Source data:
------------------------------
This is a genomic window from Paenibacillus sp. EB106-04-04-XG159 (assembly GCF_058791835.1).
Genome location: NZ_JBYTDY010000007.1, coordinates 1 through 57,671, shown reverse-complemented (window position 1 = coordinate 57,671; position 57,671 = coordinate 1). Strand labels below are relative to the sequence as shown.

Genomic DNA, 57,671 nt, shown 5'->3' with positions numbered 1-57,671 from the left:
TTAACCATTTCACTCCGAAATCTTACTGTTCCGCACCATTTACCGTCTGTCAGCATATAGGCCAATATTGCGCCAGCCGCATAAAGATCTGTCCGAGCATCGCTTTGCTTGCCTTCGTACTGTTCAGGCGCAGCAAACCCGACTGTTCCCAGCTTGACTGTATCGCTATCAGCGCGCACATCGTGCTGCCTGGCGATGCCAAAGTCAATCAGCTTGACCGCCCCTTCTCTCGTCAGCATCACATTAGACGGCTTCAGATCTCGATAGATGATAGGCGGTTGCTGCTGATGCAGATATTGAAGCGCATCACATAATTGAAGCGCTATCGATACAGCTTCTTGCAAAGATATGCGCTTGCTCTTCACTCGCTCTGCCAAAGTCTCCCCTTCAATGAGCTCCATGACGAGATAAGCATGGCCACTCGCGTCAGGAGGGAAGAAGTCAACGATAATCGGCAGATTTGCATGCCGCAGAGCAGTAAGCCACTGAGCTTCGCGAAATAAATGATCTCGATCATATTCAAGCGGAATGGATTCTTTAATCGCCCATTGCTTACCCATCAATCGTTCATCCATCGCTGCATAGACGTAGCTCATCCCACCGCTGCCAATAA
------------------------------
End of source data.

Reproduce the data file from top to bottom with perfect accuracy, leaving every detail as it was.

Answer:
This is a genomic window from Paenibacillus sp. EB106-04-04-XG159 (assembly GCF_058791835.1).
Genome location: NZ_JBYTDY010000007.1, coordinates 1 through 57,671, shown reverse-complemented (window position 1 = coordinate 57,671; position 57,671 = coordinate 1). Strand labels below are relative to the sequence as shown.

Genomic DNA, 57,671 nt, shown 5'->3' with positions numbered 1-57,671 from the left:
TTAACCATTTCACTCCGAAATCTTACTGTTCCGCACCATTTACCGTCTGTCAGCATATAGGCCAATATTGCGCCAGCCGCATAAAGATCTGTCCGAGCATCGCTTTGCTTGCCTTCGTACTGTTCAGGCGCAGCAAACCCGACTGTTCCCAGCTTGACTGTATCGCTATCAGCGCGCACATCGTGCTGCCTGGCGATGCCAAAGTCAATCAGCTTGACCGCCCCTTCTCTCGTCAGCATCACATTAGACGGCTTCAGATCTCGATAGATGATAGGCGGTTGCTGCTGATGCAGATATTGAAGCGCATCACATAATTGAAGCGCTATCGATACAGCTTCTTGCAAAGATATGCGCTTGCTCTTCACTCGCTCTGCCAAAGTCTCCCCTTCAATGAGCTCCATGACGAGATAAGCATGGCCACTCGCGTCAGGAGGGAAGAAGTCAACGATAATCGGCAGATTTGCATGCCGCAGAGCAGTAAGCCACTGAGCTTCGCGAAATAAATGATCTCGATCATATTCAAGCGGAATGGATTCTTTAATCGCCCATTGCTTACCCATCAATCGTTCATCCATCGCTGCATAGACGTAGCTCATCCCACCGCTGCCAATAA